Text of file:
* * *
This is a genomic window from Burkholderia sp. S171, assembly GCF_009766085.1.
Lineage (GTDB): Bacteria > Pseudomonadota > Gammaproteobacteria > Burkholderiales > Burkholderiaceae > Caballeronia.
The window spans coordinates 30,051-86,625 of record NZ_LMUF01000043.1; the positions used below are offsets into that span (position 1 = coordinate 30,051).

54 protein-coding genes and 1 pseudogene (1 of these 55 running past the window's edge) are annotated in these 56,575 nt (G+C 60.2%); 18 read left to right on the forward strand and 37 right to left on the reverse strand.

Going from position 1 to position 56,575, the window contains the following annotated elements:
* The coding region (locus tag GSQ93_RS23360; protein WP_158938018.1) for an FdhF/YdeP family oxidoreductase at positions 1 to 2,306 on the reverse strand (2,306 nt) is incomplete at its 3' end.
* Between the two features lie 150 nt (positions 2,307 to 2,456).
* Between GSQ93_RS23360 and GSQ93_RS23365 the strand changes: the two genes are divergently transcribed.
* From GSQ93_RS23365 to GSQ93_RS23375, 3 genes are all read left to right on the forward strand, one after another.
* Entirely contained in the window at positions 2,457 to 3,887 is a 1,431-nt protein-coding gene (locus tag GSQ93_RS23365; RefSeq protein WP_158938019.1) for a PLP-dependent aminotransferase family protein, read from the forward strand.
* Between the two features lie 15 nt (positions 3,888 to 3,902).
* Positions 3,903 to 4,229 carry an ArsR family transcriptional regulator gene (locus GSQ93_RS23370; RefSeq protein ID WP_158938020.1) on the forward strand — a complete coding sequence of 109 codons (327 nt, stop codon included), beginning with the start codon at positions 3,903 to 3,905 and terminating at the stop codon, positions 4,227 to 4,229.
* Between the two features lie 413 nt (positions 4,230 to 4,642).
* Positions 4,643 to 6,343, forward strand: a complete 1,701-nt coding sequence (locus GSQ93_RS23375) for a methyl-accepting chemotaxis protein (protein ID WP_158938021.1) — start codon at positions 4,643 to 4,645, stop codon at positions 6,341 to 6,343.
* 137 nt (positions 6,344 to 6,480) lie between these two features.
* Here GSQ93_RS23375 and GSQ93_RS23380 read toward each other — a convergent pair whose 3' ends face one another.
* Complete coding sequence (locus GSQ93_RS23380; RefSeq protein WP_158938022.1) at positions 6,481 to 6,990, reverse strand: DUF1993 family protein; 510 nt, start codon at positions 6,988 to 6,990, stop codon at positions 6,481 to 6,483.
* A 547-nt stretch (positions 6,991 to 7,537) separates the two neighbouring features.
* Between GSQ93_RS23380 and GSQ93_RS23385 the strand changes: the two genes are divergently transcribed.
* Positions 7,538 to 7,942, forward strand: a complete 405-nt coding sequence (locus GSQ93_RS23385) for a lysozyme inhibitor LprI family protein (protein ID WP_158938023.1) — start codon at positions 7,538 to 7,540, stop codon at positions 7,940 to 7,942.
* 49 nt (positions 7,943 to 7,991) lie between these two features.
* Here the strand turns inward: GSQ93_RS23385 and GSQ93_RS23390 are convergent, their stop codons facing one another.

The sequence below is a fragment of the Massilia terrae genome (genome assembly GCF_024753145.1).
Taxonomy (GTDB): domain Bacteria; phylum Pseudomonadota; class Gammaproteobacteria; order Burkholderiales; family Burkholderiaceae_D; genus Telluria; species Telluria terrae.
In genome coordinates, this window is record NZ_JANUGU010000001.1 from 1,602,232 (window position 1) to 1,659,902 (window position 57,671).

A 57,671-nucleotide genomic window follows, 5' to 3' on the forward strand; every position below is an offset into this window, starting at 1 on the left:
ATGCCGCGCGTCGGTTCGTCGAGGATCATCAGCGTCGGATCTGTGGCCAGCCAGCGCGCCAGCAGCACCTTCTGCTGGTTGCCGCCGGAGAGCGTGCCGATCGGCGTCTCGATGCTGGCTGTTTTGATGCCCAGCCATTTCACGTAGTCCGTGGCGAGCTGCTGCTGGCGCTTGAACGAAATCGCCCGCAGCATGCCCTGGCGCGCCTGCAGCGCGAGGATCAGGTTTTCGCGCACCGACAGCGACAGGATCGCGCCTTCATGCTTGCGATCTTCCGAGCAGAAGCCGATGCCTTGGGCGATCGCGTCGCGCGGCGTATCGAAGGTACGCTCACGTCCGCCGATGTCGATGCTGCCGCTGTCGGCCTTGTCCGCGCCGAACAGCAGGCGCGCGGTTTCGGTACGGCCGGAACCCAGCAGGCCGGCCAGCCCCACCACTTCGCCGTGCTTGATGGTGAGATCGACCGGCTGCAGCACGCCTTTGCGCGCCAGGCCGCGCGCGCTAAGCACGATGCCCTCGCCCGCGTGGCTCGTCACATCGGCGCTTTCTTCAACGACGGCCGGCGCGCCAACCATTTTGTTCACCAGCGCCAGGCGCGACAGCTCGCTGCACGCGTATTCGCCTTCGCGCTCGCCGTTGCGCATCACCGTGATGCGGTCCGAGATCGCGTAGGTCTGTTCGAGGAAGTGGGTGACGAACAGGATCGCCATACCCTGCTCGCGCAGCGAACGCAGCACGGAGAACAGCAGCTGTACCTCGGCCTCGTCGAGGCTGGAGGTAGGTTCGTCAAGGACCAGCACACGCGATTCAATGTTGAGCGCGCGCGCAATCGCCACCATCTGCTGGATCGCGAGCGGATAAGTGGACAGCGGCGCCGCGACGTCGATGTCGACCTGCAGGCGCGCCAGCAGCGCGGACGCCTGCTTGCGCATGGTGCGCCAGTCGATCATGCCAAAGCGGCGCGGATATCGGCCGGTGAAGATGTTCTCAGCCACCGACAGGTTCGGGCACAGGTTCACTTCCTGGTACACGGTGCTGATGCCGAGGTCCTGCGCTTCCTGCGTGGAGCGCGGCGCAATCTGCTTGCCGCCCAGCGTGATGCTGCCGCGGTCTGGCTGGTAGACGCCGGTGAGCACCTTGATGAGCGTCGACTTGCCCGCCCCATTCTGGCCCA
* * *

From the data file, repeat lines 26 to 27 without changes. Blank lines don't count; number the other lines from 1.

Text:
A 57,671-nucleotide genomic window follows, 5' to 3' on the forward strand; every position below is an offset into this window, starting at 1 on the left:
ATGCCGCGCGTCGGTTCGTCGAGGATCATCAGCGTCGGATCTGTGGCCAGCCAGCGCGCCAGCAGCACCTTCTGCTGGTTGCCGCCGGAGAGCGTGCCGATCGGCGTCTCGATGCTGGCTGTTTTGATGCCCAGCCATTTCACGTAGTCCGTGGCGAGCTGCTGCTGGCGCTTGAACGAAATCGCCCGCAGCATGCCCTGGCGCGCCTGCAGCGCGAGGATCAGGTTTTCGCGCACCGACAGCGACAGGATCGCGCCTTCATGCTTGCGATCTTCCGAGCAGAAGCCGATGCCTTGGGCGATCGCGTCGCGCGGCGTATCGAAGGTACGCTCACGTCCGCCGATGTCGATGCTGCCGCTGTCGGCCTTGTCCGCGCCGAACAGCAGGCGCGCGGTTTCGGTACGGCCGGAACCCAGCAGGCCGGCCAGCCCCACCACTTCGCCGTGCTTGATGGTGAGATCGACCGGCTGCAGCACGCCTTTGCGCGCCAGGCCGCGCGCGCTAAGCACGATGCCCTCGCCCGCGTGGCTCGTCACATCGGCGCTTTCTTCAACGACGGCCGGCGCGCCAACCATTTTGTTCACCAGCGCCAGGCGCGACAGCTCGCTGCACGCGTATTCGCCTTCGCGCTCGCCGTTGCGCATCACCGTGATGCGGTCCGAGATCGCGTAGGTCTGTTCGAGGAAGTGGGTGACGAACAGGATCGCCATACCCTGCTCGCGCAGCGAACGCAGCACGGAGAACAGCAGCTGTACCTCGGCCTCGTCGAGGCTGGAGGTAGGTTCGTCAAGGACCAGCACACGCGATTCAATGTTGAGCGCGCGCGCAATCGCCACCATCTGCTGGATCGCGAGCGGATAAGTGGACAGCGGCGCCGCGACGTCGATGTCGACCTGCAGGCGCGCCAGCAGCGCGGACGCCTGCTTGCGCATGGTGCGCCAGTCGATCATGCCAAAGCGGCGCGGATATCGGCCGGTGAAGATGTTCTCAGCCACCGACAGGTTCGGGCACAGGTTCACTTCCTGGTACACGGTGCTGATGCCGAGGTCCTGCGCTTCCTGCGTGGAGCGCGGCGCAATCTGCTTGCCGCCCAGCGTGATGCTGCCGCGGTCTGGCTGGTAGACGCCGGTGAGCACCTTGATGAGCGTCGACTTGCCCGCCCCATTCTGGCCCA